An immediate family member who was supposed to get her first dose of the Moderna vaccine on May 10 was talked out of getting it by her husband. Her husband believes that coronavirus exists but that the government has inflated the number of cases and deaths and that the “vaccine” is a hoax. He convinced her that the vaccines were created too quickly and that the government is microchipping people in order to track them (I wish I was making this up). So while I was grappling with my own issue, it never occurred to me that this could be a possible scenario involving someone I know.
So I tried putting myself in her place first, then as someone who may be able to help her get past this and get back on track to get vaccinated. On one side you have those who are fearful, doubtful or have questions. Maybe all of the changing guidelines made them nervous or perhaps they’re on the fence about receiving the vaccine because of the side effects. People in the middle group tend to fall in the “wait and see” category or simply need more information from a trusted source or individual.
It’s important to remember that there are a variety of reasons for someone to be uncertain about the vaccines. It’s normal and perfectly OK to have questions or concerns about it. Vaccine hesitancy shouldn’t be about judgment. It’s about meeting the person where they are and then reassuring, educating and ultimately helping them get vaccinated.
Many times, fear means there’s a lack of information. If you find out that a friend or family member is fearful of the vaccine, as I did, try to get to the root of what is causing that fear. Are they scared of the long-term effects? Are they afraid of how quickly they were developed? Are they uncertain because they don’t know what’s in the vaccine (it’s definitely not a microchip)?
Because of this, it’s crucial that we continue to press on and get as many people fully vaccinated as possible. But how do we solve this complex issue of vaccine hesitancy? What can we say or do to help sway uncertain friends or family members?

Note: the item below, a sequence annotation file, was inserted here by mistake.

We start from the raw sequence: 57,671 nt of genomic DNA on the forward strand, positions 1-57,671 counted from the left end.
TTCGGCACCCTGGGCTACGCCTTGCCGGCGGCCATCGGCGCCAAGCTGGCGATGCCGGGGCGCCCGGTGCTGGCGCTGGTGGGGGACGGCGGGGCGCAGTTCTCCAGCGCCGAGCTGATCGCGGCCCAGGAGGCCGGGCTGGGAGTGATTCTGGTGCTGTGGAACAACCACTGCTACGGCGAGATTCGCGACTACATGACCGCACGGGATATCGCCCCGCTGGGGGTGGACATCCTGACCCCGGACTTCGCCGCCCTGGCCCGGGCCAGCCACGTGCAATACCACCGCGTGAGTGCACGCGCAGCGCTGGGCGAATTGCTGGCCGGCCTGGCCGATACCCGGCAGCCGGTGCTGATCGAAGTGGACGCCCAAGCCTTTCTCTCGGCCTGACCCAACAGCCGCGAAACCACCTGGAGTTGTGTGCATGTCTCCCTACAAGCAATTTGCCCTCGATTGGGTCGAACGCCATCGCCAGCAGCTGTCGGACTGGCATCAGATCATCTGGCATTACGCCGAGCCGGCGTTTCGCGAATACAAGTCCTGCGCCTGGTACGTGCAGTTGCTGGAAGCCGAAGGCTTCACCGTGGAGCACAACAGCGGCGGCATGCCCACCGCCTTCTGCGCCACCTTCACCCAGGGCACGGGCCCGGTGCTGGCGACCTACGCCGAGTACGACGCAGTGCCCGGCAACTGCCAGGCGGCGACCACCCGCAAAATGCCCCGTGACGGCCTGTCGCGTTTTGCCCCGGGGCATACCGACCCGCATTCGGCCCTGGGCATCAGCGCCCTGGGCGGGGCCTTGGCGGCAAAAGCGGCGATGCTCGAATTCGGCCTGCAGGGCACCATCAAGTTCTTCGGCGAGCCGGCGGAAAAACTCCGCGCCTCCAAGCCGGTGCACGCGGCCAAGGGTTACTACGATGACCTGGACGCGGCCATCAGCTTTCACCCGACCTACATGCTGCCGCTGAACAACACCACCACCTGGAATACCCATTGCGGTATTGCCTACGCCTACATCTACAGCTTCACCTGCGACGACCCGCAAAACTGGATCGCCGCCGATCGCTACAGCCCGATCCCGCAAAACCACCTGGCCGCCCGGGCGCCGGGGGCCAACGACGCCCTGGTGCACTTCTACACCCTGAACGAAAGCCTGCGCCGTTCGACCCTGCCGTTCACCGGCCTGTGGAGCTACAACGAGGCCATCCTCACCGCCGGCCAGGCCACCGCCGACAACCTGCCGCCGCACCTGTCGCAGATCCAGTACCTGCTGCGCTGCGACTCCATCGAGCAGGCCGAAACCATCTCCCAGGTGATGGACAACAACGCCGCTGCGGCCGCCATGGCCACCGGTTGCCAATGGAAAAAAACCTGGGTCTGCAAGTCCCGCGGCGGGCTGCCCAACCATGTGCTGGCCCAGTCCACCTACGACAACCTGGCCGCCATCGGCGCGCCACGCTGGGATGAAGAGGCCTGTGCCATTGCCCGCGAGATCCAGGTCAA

Knowing the source of someone’s fear can help you tailor your message and get them the information they need. You may be fully vaccinated and well-informed, but that doesn’t mean everyone else has the same experience or even the same resources as you.
If the person mentions that they are concerned about the vaccine changing their DNA and you already know that’s not true (because it isn’t), tread carefully about how you respond. Your first instinct might be to roll your eyes (this was my reaction) but that will likely make the person feel defensive. Making someone feel ashamed or embarrassed only makes people less likely to change. Also be careful not to push your own opinions or beliefs too strongly.
So after careful consideration of all the information I could find, the pros and cons and referencing my relative’s experience, I’ve decided to go and get vaccinated even if the only option is CoronaVac.
Do your research. Take the time to ask questions and learn all you can about the Covid-19 vaccine from reliable sources so you can make the most informed decision about getting vaccinated. In the meantime even if you are double-vaccinated, please continue to wear a mask, social distance and follow basic hygiene rules to protect yourself, your loved ones and others.